I certainly have no problem with your faked sky. I think it looks believeable and if you look at a bigger image and see problems, I am sure they could be fixed. As Kent mentioned, there is a plausability issue. You could stand at the bridge every Fall for years and not see a sky that dramatic. I can also understand your desire to continue to visit Zion hoping to get a trophy image which was not faked.

BTW, I would not be hestitant to post this on the Landscape forum. Plenty of individuals seem to find remarkable, once in a blue moon conditions everytime they take a photo trip. I also am amused to read the "great capture" comments. The image maker must think ..yup another naive newcomer.

I have only recently started to replace skies. I don't remember if I have posted any of these. So far I have not tried to add in any dramatic skies. Rather I have taken a few images with pure boring blue skies and added a bland sky with a few whispy clouds. I have tried to use this when I have a sky that is a big negative space and just needs something to kill the blue. I have also tried dodge and burn to create some variation in the sky. That rarely looks natural.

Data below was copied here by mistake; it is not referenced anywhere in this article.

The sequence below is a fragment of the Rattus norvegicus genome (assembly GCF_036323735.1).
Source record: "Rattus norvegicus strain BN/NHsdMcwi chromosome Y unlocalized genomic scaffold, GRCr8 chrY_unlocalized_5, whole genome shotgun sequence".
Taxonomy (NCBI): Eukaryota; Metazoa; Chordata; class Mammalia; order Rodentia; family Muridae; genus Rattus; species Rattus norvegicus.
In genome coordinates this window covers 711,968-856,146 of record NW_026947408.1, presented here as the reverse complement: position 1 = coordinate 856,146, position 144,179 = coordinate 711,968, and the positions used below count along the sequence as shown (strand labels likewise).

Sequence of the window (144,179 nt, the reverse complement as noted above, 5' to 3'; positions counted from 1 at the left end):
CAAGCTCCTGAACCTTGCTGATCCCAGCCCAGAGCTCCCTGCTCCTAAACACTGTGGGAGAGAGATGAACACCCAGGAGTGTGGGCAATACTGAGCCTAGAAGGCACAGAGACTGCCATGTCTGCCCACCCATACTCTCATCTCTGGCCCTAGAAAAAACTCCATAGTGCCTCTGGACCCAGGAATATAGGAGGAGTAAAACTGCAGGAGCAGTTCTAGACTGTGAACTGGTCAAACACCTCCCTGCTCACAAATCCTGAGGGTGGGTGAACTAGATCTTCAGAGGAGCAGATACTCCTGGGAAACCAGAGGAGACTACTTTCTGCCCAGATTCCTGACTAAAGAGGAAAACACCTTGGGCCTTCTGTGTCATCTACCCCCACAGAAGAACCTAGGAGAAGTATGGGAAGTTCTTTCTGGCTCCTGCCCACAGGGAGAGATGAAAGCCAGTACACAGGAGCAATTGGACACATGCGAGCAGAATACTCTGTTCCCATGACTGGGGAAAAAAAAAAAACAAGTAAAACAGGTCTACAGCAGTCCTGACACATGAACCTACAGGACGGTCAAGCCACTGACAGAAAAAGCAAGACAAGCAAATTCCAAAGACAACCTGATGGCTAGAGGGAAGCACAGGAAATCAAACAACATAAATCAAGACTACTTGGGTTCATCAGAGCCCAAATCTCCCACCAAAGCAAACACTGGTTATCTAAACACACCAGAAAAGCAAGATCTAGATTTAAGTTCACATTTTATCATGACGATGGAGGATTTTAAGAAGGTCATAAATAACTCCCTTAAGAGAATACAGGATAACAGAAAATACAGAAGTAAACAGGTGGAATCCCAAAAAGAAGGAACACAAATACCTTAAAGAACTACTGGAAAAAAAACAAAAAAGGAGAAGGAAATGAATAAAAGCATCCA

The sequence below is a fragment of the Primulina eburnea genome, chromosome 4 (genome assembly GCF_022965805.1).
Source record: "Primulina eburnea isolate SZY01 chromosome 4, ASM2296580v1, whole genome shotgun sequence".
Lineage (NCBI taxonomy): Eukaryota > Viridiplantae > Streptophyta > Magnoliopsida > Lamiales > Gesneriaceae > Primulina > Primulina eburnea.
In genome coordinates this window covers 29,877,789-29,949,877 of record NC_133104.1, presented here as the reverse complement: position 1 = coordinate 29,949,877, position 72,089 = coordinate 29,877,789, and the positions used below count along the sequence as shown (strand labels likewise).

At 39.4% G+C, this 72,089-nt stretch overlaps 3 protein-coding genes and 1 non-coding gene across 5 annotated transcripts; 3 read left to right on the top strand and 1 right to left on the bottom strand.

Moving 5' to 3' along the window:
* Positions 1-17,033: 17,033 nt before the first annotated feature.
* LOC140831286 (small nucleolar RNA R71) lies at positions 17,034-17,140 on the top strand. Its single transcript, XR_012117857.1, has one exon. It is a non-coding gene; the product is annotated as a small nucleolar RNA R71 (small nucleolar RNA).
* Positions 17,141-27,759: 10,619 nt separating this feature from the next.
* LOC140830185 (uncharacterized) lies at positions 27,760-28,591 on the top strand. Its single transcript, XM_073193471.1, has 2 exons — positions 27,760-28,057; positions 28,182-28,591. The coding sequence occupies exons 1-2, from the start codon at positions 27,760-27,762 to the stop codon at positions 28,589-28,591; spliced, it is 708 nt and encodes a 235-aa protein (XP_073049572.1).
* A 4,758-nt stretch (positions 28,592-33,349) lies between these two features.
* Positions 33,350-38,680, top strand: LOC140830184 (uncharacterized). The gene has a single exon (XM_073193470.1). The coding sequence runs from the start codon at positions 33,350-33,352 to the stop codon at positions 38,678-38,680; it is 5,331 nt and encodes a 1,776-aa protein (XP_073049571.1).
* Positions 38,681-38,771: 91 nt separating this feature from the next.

Dec 14, 2012 at 05:13 PM
RustyBug
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p.1 #7 · p.1 #7 · How far should you go?


ben egbert wrote:
if you really fake it, you need to make it plausible and fix all the tells. Probably even if it is advertised as a fake.


+1 @ fixing tells.

ONE of mine is to try and make sure that I've got something in the scene "neutral" to anchor the plausibility. This is why my "blue snow" thing is so high on my list ... imo, it is just a giant tell that your WB is off. Its fine for your WB to be off for creative reasons, etc. ... but that "giant tell" causes a viewer to have lesser regard for your work than when you fix the tells.

This is probably why a sky taken the same evening but later works better than one from a totally different time and place.

Definitely ... and I am totally good with that.

Remember my question thread about traveling along the highway and watching the transition of the lighting as the day was ending? I wanted to try to express that to others ... a period of time that was more than 1/125 second long. Standing on a cliff watching (Pacific Ocean) the sun go down for the last hour of the day means that I get to see BOTH the whitewash of the surf breaking, well illuminated at the start of my watching, and the colors of the sky in the afterglow.